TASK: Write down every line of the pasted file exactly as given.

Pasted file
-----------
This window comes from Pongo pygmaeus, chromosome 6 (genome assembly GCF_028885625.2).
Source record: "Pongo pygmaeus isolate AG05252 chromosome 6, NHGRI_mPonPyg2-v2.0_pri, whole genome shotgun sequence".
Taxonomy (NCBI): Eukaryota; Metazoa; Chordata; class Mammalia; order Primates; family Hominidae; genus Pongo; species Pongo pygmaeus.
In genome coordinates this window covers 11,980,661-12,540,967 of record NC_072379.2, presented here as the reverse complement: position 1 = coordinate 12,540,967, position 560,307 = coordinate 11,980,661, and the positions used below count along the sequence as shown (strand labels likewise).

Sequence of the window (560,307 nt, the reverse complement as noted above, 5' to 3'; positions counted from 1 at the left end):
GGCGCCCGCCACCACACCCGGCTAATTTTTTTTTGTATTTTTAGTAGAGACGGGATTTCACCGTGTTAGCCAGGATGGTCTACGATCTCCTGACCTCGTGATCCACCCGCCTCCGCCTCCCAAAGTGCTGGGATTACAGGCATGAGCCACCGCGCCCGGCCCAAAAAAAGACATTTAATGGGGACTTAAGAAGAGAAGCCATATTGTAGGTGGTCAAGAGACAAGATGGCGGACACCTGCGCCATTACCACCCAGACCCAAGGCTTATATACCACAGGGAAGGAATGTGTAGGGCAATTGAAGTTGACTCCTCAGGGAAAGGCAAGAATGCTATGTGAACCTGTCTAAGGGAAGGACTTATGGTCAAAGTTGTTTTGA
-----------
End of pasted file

This window comes from Pongo pygmaeus, chromosome 6 (genome assembly GCF_028885625.2).
Source record: "Pongo pygmaeus isolate AG05252 chromosome 6, NHGRI_mPonPyg2-v2.0_pri, whole genome shotgun sequence".
Taxonomy (NCBI): Eukaryota; Metazoa; Chordata; class Mammalia; order Primates; family Hominidae; genus Pongo; species Pongo pygmaeus.
In genome coordinates this window covers 11,980,661-12,540,967 of record NC_072379.2, presented here as the reverse complement: position 1 = coordinate 12,540,967, position 560,307 = coordinate 11,980,661, and the positions used below count along the sequence as shown (strand labels likewise).

Sequence of the window (560,307 nt, the reverse complement as noted above, 5' to 3'; positions counted from 1 at the left end):
GGCGCCCGCCACCACACCCGGCTAATTTTTTTTTGTATTTTTAGTAGAGACGGGATTTCACCGTGTTAGCCAGGATGGTCTACGATCTCCTGACCTCGTGATCCACCCGCCTCCGCCTCCCAAAGTGCTGGGATTACAGGCATGAGCCACCGCGCCCGGCCCAAAAAAAGACATTTAATGGGGACTTAAGAAGAGAAGCCATATTGTAGGTGGTCAAGAGACAAGATGGCGGACACCTGCGCCATTACCACCCAGACCCAAGGCTTATATACCACAGGGAAGGAATGTGTAGGGCAATTGAAGTTGACTCCTCAGGGAAAGGCAAGAATGCTATGTGAACCTGTCTAAGGGAAGGACTTATGGTCAAAGTTGTTTTGA